Article

Macrophage mannose receptor on lymphatics controls cell trafficking

MediCity Research Laboratory and Department of Medical Microbiology, Turku University and National Public Health Institute, Turku, Finland.
Blood (Impact Factor: 9.78). 08/2008; 112(1):64-72. DOI: 10.1182/blood-2007-10-118984
Source: PubMed

ABSTRACT Macrophage mannose receptor (MR) participates in pathogen recognition, clearance of endogenous serum glycoproteins, and antigen presentation. MR is also present on lymphatic vessels, where its function is unknown. Here we show that migration of lymphocytes from the skin into the draining lymph nodes through the afferent lymphatics is reduced in MR-deficient mice, while the structure of lymphatic vasculature remains normal in these animals. Moreover, in a tumor model the primary tumors grow significantly bigger in MR(-/-) mice than in the wild-type (WT) controls, whereas the regional lymph node metastases are markedly smaller. Adhesion of both normal lymphocytes and tumor cells to lymphatic vessels is significantly decreased in MR-deficient mice. The ability of macrophages to present tumor antigens is indistinguishable between the 2 genotypes. Thus, MR on lymphatic endothelial cells is involved in leukocyte trafficking and contributes to the metastatic behavior of cancer cells. Blocking of MR may provide a new approach to controlling inflammation and cancer metastasis by targeting the lymphatic vasculature.

0 Bookmarks
 · 
140 Views
  • Source
  • [Show abstract] [Hide abstract]
    ABSTRACT: Dendritic cell-specific intercellular adhesion molecule-3-grabbing nonintegrin (DC-SIGN), a member of the C-type lectin superfamily, has been reported to bind to various pathogens and several tumor cells and to participate in immunoregulation. It is still unclear whether there is a significant association between the level of DC-SIGN and non-Hodgkin lymphoma (NHL). To investigate the clinical diagnostic significance of DC-SIGN in NHL, we conducted a study with 52 NHL patients and 104 healthy individuals. Enzyme-linked immunosorbent assay and tissue microarray technology were utilized for the analysis. The serum sDC-SIGN levels in the NHL patients were significantly lower than those in the healthy controls (P = 0.0019). A cutoff value of 1.499 µg/ml for sDC-SIGN predicted the presence of NHL with 78.85 % sensitivity and 53.85 % specificity [area under the curve (AUC) = 0.6531, P = 0.0019]. The serum sDC-SIGN levels in NHL patients were also significantly correlated with β2-microglobulin (P = 0.0062). Moreover, tissue microarray analysis demonstrated that the expression of DC-SIGN in the lymph nodes or tissues of 96 NHL patients was significantly lower than that in 18 normal lymph nodes (P < 0.0001). However, the expression of DC-SIGN in NHL displayed no significant correlation with the expression of CD20 or CD79a. In conclusion, DC-SIGN may be a promising biological molecule for clinical research on NHL, whereas the underlying roles need to be investigated in additional studies.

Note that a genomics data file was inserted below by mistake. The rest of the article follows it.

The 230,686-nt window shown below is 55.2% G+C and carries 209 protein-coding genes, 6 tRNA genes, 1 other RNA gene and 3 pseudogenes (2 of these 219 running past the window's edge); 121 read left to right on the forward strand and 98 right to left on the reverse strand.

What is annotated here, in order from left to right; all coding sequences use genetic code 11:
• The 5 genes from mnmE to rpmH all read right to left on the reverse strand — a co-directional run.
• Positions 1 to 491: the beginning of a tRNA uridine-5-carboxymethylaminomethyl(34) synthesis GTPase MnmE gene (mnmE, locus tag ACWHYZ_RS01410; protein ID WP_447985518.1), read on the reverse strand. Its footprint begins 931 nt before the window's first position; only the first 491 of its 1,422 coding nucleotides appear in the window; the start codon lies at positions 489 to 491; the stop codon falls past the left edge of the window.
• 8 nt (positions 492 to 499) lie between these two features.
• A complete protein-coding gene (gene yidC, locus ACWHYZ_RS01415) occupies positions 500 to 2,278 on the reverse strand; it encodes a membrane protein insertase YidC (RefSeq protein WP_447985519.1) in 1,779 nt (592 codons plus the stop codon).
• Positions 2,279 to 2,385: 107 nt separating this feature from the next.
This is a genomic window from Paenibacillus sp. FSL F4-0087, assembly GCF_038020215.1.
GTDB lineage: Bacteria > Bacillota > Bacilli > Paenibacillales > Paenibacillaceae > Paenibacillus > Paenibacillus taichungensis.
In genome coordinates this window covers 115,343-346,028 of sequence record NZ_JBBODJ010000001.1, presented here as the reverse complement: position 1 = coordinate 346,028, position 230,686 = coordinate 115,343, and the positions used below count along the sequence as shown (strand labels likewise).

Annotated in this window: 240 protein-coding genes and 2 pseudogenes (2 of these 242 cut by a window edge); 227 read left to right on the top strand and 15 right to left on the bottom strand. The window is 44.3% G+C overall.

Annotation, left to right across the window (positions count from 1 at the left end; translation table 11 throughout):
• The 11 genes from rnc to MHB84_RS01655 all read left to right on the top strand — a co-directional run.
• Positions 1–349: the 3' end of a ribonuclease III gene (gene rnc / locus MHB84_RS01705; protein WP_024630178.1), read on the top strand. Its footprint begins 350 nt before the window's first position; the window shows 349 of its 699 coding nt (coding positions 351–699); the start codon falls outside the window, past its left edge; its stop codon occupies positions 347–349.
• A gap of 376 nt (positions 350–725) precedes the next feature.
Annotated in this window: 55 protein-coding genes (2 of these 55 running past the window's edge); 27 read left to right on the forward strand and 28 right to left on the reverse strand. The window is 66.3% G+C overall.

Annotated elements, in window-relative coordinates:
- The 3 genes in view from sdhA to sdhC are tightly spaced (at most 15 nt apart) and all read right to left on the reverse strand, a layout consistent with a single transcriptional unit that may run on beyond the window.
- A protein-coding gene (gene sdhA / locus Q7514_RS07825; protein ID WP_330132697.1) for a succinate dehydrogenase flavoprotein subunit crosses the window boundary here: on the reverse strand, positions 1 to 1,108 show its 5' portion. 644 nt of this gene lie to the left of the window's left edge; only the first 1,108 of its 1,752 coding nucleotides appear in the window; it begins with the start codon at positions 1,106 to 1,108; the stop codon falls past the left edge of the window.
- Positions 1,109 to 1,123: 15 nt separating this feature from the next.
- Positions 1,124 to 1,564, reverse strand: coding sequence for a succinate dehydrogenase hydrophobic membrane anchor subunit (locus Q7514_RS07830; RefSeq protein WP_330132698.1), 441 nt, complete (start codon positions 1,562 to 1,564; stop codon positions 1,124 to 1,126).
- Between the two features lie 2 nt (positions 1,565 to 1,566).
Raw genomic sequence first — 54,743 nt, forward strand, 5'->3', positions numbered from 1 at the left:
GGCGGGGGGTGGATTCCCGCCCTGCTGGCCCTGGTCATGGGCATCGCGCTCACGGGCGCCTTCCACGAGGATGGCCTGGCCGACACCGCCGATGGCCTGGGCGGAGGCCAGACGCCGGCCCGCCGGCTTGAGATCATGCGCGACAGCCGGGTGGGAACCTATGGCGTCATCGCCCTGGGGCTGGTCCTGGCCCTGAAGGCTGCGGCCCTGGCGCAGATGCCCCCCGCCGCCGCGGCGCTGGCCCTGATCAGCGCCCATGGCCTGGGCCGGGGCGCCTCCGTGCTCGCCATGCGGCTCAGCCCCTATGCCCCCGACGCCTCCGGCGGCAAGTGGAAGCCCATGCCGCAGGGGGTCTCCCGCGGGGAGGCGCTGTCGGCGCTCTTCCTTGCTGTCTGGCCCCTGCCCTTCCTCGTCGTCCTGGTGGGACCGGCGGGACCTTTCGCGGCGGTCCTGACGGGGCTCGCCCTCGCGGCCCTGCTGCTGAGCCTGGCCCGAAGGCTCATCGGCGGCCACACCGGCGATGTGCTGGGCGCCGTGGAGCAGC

Medical Oncology 10/2014; 31(10):202. DOI:10.1007/s12032-014-0202-6 · 2.06 Impact Factor
  • Source
    [Show abstract] [Hide abstract]
    ABSTRACT: Current methods for sentinel lymph node (SLN) mapping involve the use of radioactivity-detection with technetium-99m sulfur colloid and/or visual-guided identification using a blue dye. To overcome the kinetic variations of two individual imaging agents through the lymphatic system, we report herein on two novel multi-functional macromolecules, 5a and 6a, that contain a radionuclide (99mTc or 68Ga) and a near infrared (NIR) reporter for pre- and/or intraoperative SLN mapping by nuclear and NIR optical imaging techniques. Both bimodal probes are dextran-based polymers (10 kDa) functionalized with pyrazole-diamine (Pz) or 1,4,7,10-tetraazacyclododecane-1,4,7,10-tetraacetic acid (DOTA) chelating units for labeling with fac-[99mTc(CO)3]+ or 68Ga(III), respectively, mannose units for receptor targeting and NIR fluorophore units for optical imaging. The probes allowed a clear visualization of the popliteal node by single-photon emission computed tomography (SPECT/CT) or positron emission tomography (PET/CT) as well as real time optical-guided excision. Biodistribution studies confirmed that both macromolecules present a significant accumulation in the popliteal node (5a: 3.87 ± 0.63 % IA/organ; 6a: 1.04 ± 0.26 % IA/organ), with minimal spread to other organs. The multi-functional nanoplatforms display a popliteal extraction efficiency > 90 %, highlighting their potential to be further explored as dual imaging agents.
    Bioconjugate Chemistry 09/2014; 25(11). DOI:10.1021/bc500336a · 4.82 Impact Factor

Full-text (2 Sources)

Download
51 Downloads
Available from
May 19, 2014